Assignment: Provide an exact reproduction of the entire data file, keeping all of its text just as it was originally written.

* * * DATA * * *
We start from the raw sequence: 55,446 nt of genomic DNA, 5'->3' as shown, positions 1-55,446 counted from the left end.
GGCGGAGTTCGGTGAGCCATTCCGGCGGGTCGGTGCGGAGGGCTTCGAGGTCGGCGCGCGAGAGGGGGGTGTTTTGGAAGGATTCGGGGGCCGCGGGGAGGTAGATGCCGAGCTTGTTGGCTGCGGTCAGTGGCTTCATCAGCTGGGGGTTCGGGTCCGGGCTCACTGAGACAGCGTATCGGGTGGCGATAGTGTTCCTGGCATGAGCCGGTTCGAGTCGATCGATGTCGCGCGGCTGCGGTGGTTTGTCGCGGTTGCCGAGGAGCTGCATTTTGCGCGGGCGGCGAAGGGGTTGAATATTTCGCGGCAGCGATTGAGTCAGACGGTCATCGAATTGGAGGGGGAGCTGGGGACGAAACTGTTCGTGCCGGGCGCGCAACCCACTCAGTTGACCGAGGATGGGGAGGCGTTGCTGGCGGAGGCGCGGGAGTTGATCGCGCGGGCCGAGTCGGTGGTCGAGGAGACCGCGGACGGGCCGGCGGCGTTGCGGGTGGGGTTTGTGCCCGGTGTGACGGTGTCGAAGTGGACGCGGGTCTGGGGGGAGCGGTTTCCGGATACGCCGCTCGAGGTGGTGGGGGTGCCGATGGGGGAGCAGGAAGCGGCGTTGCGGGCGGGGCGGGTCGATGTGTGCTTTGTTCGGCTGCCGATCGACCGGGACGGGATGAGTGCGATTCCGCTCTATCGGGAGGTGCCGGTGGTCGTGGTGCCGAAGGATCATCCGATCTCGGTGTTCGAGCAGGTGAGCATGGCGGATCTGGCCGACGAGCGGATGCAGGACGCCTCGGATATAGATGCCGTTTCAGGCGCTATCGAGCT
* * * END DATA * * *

We start from the raw sequence: 55,446 nt of genomic DNA, 5'->3' as shown, positions 1-55,446 counted from the left end.
GGCGGAGTTCGGTGAGCCATTCCGGCGGGTCGGTGCGGAGGGCTTCGAGGTCGGCGCGCGAGAGGGGGGTGTTTTGGAAGGATTCGGGGGCCGCGGGGAGGTAGATGCCGAGCTTGTTGGCTGCGGTCAGTGGCTTCATCAGCTGGGGGTTCGGGTCCGGGCTCACTGAGACAGCGTATCGGGTGGCGATAGTGTTCCTGGCATGAGCCGGTTCGAGTCGATCGATGTCGCGCGGCTGCGGTGGTTTGTCGCGGTTGCCGAGGAGCTGCATTTTGCGCGGGCGGCGAAGGGGTTGAATATTTCGCGGCAGCGATTGAGTCAGACGGTCATCGAATTGGAGGGGGAGCTGGGGACGAAACTGTTCGTGCCGGGCGCGCAACCCACTCAGTTGACCGAGGATGGGGAGGCGTTGCTGGCGGAGGCGCGGGAGTTGATCGCGCGGGCCGAGTCGGTGGTCGAGGAGACCGCGGACGGGCCGGCGGCGTTGCGGGTGGGGTTTGTGCCCGGTGTGACGGTGTCGAAGTGGACGCGGGTCTGGGGGGAGCGGTTTCCGGATACGCCGCTCGAGGTGGTGGGGGTGCCGATGGGGGAGCAGGAAGCGGCGTTGCGGGCGGGGCGGGTCGATGTGTGCTTTGTTCGGCTGCCGATCGACCGGGACGGGATGAGTGCGATTCCGCTCTATCGGGAGGTGCCGGTGGTCGTGGTGCCGAAGGATCATCCGATCTCGGTGTTCGAGCAGGTGAGCATGGCGGATCTGGCCGACGAGCGGATGCAGGACGCCTCGGATATAGATGCCGTTTCAGGCGCTATCGAGCT